New Study Finds Link Between Drug Epidemic & Rise in Organ Donors

On this West Virginia Morning, we hear from detainees and soldiers who were held or worked in Guantanamo Bay Detention Center; the latest on new tariffs for steel and aluminum imports; and we hear how a new study found a link between drug overdose deaths in the U.S. to an increase in organ donors.

Credit West Virginia Public Broadcasting

President Trump has postponed a decision on which countries will be subject to new tariffs on steel and aluminum imports. As Becca Schimmel reports, regional industry leaders say they’re disappointed by the delay.

A new study finds that the epidemic of drug overdose deaths in the U.S. has led to an increase in organ donors. Despite previous stigma attached to using organs from overdose donors, the study indicates that outcomes from related transplants are highly successful. Kara Lofton reports that in West Virginia, around a third of organs used in transplants are from overdose donors.

Appalachia Health News is a project of West Virginia Public Broadcasting with support from Marshall Health, Charleston Area Medical Center and WVU Medicine.

The U.S. Detention Facility at Guantanamo Bay, Cuba is the longest-standing war prison in our nation’s history. Since the launch of the so-called “War on Terror,” about 800 men have been held there without legal process or restraint on interrogation. Some former detainees describe “Gitmo” as “Hell on Earth” and have spent years recovering from physical and mental scars sustained during internment.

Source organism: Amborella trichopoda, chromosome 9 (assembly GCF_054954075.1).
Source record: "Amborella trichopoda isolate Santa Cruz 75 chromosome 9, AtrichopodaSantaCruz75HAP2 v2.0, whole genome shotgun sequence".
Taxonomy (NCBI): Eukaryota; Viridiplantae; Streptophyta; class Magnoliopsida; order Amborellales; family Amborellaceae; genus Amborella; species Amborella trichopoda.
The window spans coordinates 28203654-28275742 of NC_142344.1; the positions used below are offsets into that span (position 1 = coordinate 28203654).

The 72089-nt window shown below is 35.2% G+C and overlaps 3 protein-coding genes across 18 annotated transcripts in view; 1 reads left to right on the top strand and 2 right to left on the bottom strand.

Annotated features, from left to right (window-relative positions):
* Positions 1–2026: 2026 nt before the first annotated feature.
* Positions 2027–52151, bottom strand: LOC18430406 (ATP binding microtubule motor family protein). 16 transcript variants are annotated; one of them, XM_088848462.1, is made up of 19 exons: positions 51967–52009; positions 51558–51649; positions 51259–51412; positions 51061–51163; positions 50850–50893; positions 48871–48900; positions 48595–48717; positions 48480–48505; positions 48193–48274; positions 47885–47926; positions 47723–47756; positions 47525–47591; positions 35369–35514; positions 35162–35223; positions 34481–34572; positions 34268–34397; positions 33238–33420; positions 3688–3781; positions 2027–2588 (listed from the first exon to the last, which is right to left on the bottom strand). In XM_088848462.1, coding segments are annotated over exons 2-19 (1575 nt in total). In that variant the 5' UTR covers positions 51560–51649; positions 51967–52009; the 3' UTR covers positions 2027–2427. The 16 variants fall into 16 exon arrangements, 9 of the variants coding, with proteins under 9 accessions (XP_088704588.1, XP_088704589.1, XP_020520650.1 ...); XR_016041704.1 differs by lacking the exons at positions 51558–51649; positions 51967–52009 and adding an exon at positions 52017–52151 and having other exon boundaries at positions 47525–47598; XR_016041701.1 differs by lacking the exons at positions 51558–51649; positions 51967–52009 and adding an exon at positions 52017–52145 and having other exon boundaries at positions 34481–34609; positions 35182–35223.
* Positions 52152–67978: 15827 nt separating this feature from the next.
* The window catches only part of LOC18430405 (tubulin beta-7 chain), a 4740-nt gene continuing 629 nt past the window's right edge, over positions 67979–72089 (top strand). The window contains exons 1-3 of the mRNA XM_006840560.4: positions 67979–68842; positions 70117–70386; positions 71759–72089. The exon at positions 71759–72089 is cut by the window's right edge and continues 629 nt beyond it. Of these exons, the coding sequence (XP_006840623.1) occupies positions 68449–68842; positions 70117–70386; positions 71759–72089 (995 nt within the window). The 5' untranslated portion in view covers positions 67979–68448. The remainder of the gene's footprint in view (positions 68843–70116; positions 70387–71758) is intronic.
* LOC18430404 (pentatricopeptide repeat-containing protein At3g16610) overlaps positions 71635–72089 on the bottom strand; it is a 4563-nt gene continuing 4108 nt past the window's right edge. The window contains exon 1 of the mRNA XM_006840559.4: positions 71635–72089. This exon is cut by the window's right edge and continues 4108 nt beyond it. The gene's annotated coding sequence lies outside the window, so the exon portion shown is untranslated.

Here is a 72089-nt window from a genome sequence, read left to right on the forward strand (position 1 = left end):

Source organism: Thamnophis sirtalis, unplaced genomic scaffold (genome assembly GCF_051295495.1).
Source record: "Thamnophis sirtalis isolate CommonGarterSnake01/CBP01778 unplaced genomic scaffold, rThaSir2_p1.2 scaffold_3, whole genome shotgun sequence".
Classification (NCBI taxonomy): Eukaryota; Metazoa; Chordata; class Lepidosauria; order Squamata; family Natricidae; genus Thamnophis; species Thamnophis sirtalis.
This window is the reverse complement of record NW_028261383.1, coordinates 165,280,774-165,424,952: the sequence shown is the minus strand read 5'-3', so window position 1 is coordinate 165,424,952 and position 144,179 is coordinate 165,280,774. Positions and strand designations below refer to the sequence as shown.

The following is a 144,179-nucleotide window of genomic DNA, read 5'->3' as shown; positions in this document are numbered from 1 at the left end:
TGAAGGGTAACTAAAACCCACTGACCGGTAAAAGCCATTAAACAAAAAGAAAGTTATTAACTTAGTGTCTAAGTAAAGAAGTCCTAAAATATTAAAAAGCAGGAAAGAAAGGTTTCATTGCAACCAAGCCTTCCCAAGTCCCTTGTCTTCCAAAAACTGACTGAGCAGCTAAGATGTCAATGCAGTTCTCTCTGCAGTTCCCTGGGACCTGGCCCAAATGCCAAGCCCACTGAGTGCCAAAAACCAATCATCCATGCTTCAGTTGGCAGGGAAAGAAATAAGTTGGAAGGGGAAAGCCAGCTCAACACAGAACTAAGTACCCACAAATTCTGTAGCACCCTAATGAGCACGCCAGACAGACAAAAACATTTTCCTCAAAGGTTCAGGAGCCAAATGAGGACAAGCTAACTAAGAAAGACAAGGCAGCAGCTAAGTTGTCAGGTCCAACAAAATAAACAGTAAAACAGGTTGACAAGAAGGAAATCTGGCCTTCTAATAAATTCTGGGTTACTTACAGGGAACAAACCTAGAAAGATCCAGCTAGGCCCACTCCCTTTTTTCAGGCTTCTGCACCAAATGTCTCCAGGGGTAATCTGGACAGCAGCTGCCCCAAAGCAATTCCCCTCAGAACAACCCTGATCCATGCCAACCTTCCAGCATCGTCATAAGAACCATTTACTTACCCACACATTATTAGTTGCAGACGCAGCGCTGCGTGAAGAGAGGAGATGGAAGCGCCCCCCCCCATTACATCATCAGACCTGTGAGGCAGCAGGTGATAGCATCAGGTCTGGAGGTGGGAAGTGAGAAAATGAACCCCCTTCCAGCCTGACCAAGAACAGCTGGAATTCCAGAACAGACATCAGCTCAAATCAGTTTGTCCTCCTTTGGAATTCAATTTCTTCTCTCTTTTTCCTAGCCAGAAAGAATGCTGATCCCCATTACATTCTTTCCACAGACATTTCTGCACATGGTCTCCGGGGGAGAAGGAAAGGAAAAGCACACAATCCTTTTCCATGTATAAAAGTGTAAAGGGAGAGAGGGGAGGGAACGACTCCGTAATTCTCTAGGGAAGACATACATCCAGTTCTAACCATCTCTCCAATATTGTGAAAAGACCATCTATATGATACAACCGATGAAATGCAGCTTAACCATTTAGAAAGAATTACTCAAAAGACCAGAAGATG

Some U.S. military guards are also struggling to make sense of experiences there.

In a recent episode of West Virginia Public Broadcasting’s Us & Them podcast, host Trey Kay spoke with former Guantanamo detainee Moazzam Begg and his military guard Albert Melise.

To hear the entire story, from the Us & Them podcast, click here. You can also tune in to West Virginia Public Broadcasting on Thursday, May 3 at 8:00 p.m.

West Virginia Morning is a production of West Virginia Public Broadcasting which is solely responsible for its content.

Support for our news bureaus comes from West Virginia University, Concord University, and Shepherd University.

Our news director is Jesse Wright. Our producer is Glynis Board.